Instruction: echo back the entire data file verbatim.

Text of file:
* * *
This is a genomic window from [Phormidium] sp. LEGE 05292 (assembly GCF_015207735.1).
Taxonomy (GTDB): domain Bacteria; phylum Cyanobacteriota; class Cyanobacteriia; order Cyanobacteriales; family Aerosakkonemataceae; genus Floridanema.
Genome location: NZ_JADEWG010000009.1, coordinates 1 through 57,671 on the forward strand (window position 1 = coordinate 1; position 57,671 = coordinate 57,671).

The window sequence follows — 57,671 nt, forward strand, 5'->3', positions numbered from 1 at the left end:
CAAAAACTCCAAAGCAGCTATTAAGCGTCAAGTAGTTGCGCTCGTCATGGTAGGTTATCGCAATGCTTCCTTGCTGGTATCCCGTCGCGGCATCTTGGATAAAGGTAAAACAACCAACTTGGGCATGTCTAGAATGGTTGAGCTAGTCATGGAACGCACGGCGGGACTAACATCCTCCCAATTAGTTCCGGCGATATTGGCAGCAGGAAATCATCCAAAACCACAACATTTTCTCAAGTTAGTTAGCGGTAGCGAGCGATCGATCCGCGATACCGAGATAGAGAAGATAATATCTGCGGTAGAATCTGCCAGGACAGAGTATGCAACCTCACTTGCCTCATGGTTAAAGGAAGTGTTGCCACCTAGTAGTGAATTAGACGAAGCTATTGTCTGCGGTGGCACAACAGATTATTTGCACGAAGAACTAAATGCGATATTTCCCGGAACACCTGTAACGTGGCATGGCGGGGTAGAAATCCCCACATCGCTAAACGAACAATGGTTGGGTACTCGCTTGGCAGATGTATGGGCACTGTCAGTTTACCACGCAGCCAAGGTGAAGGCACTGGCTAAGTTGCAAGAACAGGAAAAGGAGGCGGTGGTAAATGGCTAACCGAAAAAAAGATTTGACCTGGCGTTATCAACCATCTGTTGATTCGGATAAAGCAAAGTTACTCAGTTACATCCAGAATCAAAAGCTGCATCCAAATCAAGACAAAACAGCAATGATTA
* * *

This is a genomic window from [Phormidium] sp. LEGE 05292 (assembly GCF_015207735.1).
Taxonomy (GTDB): domain Bacteria; phylum Cyanobacteriota; class Cyanobacteriia; order Cyanobacteriales; family Aerosakkonemataceae; genus Floridanema.
Genome location: NZ_JADEWG010000009.1, coordinates 1 through 57,671 on the forward strand (window position 1 = coordinate 1; position 57,671 = coordinate 57,671).

The window sequence follows — 57,671 nt, forward strand, 5'->3', positions numbered from 1 at the left end:
CAAAAACTCCAAAGCAGCTATTAAGCGTCAAGTAGTTGCGCTCGTCATGGTAGGTTATCGCAATGCTTCCTTGCTGGTATCCCGTCGCGGCATCTTGGATAAAGGTAAAACAACCAACTTGGGCATGTCTAGAATGGTTGAGCTAGTCATGGAACGCACGGCGGGACTAACATCCTCCCAATTAGTTCCGGCGATATTGGCAGCAGGAAATCATCCAAAACCACAACATTTTCTCAAGTTAGTTAGCGGTAGCGAGCGATCGATCCGCGATACCGAGATAGAGAAGATAATATCTGCGGTAGAATCTGCCAGGACAGAGTATGCAACCTCACTTGCCTCATGGTTAAAGGAAGTGTTGCCACCTAGTAGTGAATTAGACGAAGCTATTGTCTGCGGTGGCACAACAGATTATTTGCACGAAGAACTAAATGCGATATTTCCCGGAACACCTGTAACGTGGCATGGCGGGGTAGAAATCCCCACATCGCTAAACGAACAATGGTTGGGTACTCGCTTGGCAGATGTATGGGCACTGTCAGTTTACCACGCAGCCAAGGTGAAGGCACTGGCTAAGTTGCAAGAACAGGAAAAGGAGGCGGTGGTAAATGGCTAACCGAAAAAAAGATTTGACCTGGCGTTATCAACCATCTGTTGATTCGGATAAAGCAAAGTTACTCAGTTACATCCAGAATCAAAAGCTGCATCCAAATCAAGACAAAACAGCAATGATTA